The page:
Internal Curing: Minimizing Cracking

In 2010, the early use of internal curing for concrete began on bridge decks in Indiana and New York. Unlike conventional curing, which supplies water from the concrete’s surface, internal curing provides curing water from the aggregates within the concrete. While external water can only penetrate to a limited depth, using expanded lightweight aggregate for internal curing disperses water throughout the depth of the concrete.

“Internal curing has proven to reduce shrinkage cracks and fluid transport and increase hydration,” said Jason Weiss, Ph.D., Professor of Civil and Construction Engineering at Oregon State University. “In Indiana, the use of internal curing and high-performance mixture has tripled the life of the bridge.”

Following Indiana and New York, states including Ohio, Iowa, Utah, and many others began adopting internal curing methods for bridge decks. Pavements have been constructed in Texas and by the Illinois Tollway, he said. “There are now numerous states allowing internal curing of concrete pavement, and more state Departments of Transportation are open to the technology.

Porous, lightweight aggregate is plentiful in most regions of the country, so supply is not a challenge,” says Weiss. “The greatest challenge is controlling the moisture of the aggregate. While the Illinois Tollway was a mainline pavement, some of the most common uses for internal curing include patching, bridge decks and continuously reinforced concrete pavement (CRCP).”

According to a Federal Highway Administration Tech Brief, “The water that is absorbed in the lightweight aggregate does not contribute to the classic definition of the water-to-cement ratio. The water-to-cement ratio is a descriptor of the structure of the matrix and pores that develop in the fluid concrete system. Once the concrete sets, the structure and pore network have been established, and water can only aid in hydration. The water in the lightweight aggregate will desorb (leave) the pores of the lightweight aggregate as the negative pressure in the pore fluid develops with setting and increases thereafter.”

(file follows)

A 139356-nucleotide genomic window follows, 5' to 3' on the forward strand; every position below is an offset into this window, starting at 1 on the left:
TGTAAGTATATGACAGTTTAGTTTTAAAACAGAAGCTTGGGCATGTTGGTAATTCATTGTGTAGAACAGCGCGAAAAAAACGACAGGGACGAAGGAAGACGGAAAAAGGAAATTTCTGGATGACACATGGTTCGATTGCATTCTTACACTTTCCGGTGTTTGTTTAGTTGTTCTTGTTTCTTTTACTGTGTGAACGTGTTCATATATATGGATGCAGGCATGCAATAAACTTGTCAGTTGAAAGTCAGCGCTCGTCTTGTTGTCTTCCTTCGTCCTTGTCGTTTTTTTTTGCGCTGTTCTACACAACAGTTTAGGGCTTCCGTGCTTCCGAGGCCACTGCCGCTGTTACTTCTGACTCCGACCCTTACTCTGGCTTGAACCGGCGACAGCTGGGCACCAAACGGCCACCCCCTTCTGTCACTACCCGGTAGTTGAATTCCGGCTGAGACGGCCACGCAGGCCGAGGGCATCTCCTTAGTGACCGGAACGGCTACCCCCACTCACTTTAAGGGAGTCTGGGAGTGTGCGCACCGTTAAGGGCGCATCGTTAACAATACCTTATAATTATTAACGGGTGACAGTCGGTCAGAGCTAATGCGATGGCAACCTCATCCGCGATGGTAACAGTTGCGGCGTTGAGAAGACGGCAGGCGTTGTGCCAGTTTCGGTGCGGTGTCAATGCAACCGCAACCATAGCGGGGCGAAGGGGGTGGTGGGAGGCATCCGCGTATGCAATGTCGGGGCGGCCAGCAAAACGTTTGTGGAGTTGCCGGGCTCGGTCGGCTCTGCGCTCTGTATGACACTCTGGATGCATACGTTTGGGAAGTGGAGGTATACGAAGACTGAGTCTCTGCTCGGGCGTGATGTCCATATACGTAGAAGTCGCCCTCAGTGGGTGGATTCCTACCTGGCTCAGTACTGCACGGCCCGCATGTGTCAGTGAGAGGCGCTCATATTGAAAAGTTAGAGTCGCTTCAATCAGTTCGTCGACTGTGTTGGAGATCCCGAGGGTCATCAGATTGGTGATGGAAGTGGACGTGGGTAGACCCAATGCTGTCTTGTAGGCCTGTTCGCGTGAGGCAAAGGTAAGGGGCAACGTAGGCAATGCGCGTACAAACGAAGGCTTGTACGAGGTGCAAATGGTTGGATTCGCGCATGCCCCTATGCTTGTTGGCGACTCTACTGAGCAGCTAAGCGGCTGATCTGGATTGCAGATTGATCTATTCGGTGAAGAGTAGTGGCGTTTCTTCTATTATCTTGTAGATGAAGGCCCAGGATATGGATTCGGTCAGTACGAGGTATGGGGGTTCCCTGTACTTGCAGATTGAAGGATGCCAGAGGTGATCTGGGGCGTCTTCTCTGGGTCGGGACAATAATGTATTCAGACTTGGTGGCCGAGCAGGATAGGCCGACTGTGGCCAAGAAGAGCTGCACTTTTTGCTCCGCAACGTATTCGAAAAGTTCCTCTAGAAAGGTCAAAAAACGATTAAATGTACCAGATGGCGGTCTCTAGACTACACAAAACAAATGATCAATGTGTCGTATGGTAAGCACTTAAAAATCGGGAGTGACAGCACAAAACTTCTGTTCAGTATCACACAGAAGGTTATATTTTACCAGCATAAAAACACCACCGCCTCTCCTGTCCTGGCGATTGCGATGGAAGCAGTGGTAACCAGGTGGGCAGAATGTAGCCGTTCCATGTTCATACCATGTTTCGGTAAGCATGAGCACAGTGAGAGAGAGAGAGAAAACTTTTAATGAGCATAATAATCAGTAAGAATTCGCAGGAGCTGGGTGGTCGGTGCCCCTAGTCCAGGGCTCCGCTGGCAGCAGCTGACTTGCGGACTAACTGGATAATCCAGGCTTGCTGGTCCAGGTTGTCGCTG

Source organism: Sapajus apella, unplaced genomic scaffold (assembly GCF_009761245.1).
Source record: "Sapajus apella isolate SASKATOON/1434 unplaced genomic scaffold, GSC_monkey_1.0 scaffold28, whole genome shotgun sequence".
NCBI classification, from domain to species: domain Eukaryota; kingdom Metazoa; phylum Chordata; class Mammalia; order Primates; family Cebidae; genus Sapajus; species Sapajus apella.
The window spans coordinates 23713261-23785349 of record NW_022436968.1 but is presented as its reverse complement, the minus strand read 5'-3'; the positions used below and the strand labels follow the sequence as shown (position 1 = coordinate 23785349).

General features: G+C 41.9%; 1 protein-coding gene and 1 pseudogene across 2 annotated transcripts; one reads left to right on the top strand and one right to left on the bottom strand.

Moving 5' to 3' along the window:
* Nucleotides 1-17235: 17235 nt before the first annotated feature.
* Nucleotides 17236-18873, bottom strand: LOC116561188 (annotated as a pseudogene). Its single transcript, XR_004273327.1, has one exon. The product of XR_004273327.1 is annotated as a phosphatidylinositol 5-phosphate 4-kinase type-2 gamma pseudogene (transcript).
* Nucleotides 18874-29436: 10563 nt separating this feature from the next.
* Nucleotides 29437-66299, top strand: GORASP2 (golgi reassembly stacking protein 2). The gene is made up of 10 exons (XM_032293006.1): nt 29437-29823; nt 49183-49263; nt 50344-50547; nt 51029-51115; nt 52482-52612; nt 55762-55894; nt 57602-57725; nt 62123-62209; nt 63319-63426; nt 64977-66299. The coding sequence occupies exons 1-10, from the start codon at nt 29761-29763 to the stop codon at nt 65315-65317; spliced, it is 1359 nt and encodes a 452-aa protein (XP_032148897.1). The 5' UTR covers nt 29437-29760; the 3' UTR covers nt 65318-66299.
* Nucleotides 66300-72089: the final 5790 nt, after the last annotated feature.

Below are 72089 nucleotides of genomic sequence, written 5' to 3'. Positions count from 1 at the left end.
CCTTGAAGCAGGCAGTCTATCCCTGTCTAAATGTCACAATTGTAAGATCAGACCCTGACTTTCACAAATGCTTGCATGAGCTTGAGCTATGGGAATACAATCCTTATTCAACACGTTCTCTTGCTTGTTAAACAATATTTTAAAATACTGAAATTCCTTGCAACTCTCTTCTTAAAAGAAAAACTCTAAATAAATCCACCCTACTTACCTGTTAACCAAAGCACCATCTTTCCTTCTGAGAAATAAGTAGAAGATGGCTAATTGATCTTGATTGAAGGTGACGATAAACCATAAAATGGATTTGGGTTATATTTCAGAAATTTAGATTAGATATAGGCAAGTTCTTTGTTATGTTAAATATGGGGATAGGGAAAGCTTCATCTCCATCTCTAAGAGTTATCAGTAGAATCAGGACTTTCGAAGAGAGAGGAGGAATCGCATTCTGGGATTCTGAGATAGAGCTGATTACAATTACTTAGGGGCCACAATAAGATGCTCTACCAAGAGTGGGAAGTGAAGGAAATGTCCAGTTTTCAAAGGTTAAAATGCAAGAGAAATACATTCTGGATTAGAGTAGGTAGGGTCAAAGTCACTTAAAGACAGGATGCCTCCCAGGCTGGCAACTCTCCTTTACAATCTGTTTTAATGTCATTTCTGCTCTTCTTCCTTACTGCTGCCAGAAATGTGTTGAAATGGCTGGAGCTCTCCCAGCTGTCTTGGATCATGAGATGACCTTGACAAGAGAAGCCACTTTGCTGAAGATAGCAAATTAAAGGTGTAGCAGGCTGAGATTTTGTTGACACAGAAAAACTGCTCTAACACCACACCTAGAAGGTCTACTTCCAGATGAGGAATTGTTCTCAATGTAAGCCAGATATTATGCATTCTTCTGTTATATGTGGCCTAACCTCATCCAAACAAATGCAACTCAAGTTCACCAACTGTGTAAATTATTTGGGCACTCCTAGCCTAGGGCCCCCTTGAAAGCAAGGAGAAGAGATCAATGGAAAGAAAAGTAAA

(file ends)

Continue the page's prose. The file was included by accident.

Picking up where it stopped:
“Studies by Rao and Darter also suggested several benefits of using internal curing in pavements,” said Weiss. One of the benefits includes a reduction in curl in CRCP.

Field tests of internal curing on two test sections containing lightweight fine aggregate (LWFA) performed by the National Concrete Pavement Technology Center found:

  • Internal curing improved the degree of hydration over time.
  • The inclusion of LWFA did not affect maturity.
  • The internal curing reduced temperature and moisture differentials in the system.
  • Hence, warping and curling were reduced significantly. This is a benefit, as ride is improved and the risk of corner breaks is reduced. Based on this observation, it is likely that slab sizes can be extended for thinner sections, thus keeping saw-cuts out of the wheel path.
  • The permeability of the mixture containing LWFA was found to be improved—potentially increasing the pavement’s longevity.
  • Structural design modeling did not reflect any changes for traffic loadings on these pavements.
  • A life-cycle cost analysis indicated a long-term financial benefit to the technique based on reduced frequency of rehabilitation work and extended predicted life.
  • Reports from construction sites indicated that storing and preconditioning the LWFA would be a challenge in larger applications; otherwise, no significant changes were observed.

This story originally appeared in the 2022 Fall edition of Concrete Pavement Progress.